East Sac dive

<i>Burrito vegetariano</i>,<i> por favor</i>.

Burrito vegetariano, por favor.

Follow J Street just beyond Alhambra Boulevard, you’re almost there: the great divide, the crossing point where loud, overpriced ultra-lounges fade like a bad dream and half-empty, reasonably priced neighborhood establishments emerge. A promised land where pints are less than $3, bar snacks are given freely, and drinkers are bathed in the warm light of neon signs as they play Big Buck Safari in solitude.

It starts at Hilltop Tavern on Folsom Boulevard and 48th Street at 7 p.m. on a Saturday, where I’m greeted by a friendly but wildly drunk man at the door. This tippler acknowledges my existence just long enough to make me feel special, then offers to buy everyone in the bar a whiskey before finally fading into the woodwork until he’s called upon again. The next move is multi-choice: Do I accept the whiskey from the old man? Do I order a beer at the other end of the bar? Or do I load up on pretzel sticks and play a humiliatingly amateur game of pool near an autographed picture of Creed?

The answer? Clearly option three.

If you ask the bartender at the Hilltop—who, according to my drunken handwritten notes, is repeatedly referred to as “the very nice man”—he will not give a recommendation for any other cheap bars in the area. Like any good tender of bar, he will insist that his is the best. There are no other cheaper pints nor wide-open rec rooms this side of Alhambra.

“Except maybe Chargin’s,” another patron chimes in.

“Yeah, well, maybe Chargin’s,” the bartender concedes.

Following said advice, I wind my way north toward J Street through the wide streets of the glamorous Fabulous Forties. Teetering along, a sign advertising “Cornish Pasties” near Club 2 Me convinces further investigation.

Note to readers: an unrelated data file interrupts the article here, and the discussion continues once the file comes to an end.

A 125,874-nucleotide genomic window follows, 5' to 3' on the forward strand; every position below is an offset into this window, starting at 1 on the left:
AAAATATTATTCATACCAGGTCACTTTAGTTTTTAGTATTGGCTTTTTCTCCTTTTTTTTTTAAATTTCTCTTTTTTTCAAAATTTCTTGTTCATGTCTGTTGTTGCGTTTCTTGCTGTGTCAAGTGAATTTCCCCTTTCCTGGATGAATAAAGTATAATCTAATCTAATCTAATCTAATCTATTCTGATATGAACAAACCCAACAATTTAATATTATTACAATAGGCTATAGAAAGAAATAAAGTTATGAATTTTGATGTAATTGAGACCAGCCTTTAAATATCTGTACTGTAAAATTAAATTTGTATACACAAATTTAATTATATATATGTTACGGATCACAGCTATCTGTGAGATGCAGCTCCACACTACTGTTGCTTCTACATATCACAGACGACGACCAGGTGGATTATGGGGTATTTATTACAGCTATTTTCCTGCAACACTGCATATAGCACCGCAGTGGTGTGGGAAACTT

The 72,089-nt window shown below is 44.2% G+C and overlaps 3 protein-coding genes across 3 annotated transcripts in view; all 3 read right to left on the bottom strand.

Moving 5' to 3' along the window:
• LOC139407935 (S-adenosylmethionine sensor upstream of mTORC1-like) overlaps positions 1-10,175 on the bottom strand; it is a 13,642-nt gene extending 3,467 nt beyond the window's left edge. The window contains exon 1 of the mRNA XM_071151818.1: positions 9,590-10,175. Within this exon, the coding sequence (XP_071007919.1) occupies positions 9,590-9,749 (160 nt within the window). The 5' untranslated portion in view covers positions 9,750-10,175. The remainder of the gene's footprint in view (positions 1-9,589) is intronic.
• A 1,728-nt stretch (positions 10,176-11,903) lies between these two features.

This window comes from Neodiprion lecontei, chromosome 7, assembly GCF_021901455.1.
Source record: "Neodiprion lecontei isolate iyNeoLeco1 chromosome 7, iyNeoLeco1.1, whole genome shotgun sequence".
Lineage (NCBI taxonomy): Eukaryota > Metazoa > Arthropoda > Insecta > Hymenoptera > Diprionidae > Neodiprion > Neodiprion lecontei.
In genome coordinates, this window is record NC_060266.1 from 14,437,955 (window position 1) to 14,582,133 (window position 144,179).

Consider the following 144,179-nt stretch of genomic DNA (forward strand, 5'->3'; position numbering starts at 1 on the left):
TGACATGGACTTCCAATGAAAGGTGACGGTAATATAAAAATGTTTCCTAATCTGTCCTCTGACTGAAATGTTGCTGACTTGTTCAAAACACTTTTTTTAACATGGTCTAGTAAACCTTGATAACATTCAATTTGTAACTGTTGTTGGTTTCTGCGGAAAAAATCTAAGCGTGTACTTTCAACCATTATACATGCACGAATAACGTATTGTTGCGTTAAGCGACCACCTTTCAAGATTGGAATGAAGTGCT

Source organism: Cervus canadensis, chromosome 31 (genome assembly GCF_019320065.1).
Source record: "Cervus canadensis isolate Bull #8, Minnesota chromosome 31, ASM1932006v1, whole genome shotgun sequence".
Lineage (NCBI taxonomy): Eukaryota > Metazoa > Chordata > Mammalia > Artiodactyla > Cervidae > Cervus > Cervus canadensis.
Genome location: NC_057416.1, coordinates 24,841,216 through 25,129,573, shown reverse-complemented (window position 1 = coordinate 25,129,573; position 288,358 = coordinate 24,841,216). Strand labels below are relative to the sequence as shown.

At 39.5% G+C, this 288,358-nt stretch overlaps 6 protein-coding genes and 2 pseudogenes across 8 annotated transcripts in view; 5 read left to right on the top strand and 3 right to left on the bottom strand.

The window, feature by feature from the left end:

Wood-paneled walls, thinning carpet, and drooping foil shamrocks stapled to the ceiling make Club 2 Me more sadly hopeful and Midwestern than other area dives. There is a pool table, a shuffleboard and a defunct built-in telephone booth with its own little light that turns on when you close the door. Drinking inside the booth makes the drinker feel sneaky and mysterious because, although clearly visible, it’s fun pretending you can’t be seen.

But don’t be fooled: This door is not soundproof, they can hear you, and you’re not getting away with anything.

Bars get better with every drink, so by the time I finally make it to Chargin’s on J and 49th streets, I’m having a great time. In fact, my inebriated handwritten notes detail just as much: “HAVING A GREAT TIME,” in all caps, which is then circled and underscored several times for emphasis.

The popcorn machine at Chargin’s seems revolutionary! Later, the bathroom at Club Raven is so elegant! And, finally, the vegetarian burrito at La Fiesta Taqueria—ordered in Spanish, no less—is sobering enough for a short ride home.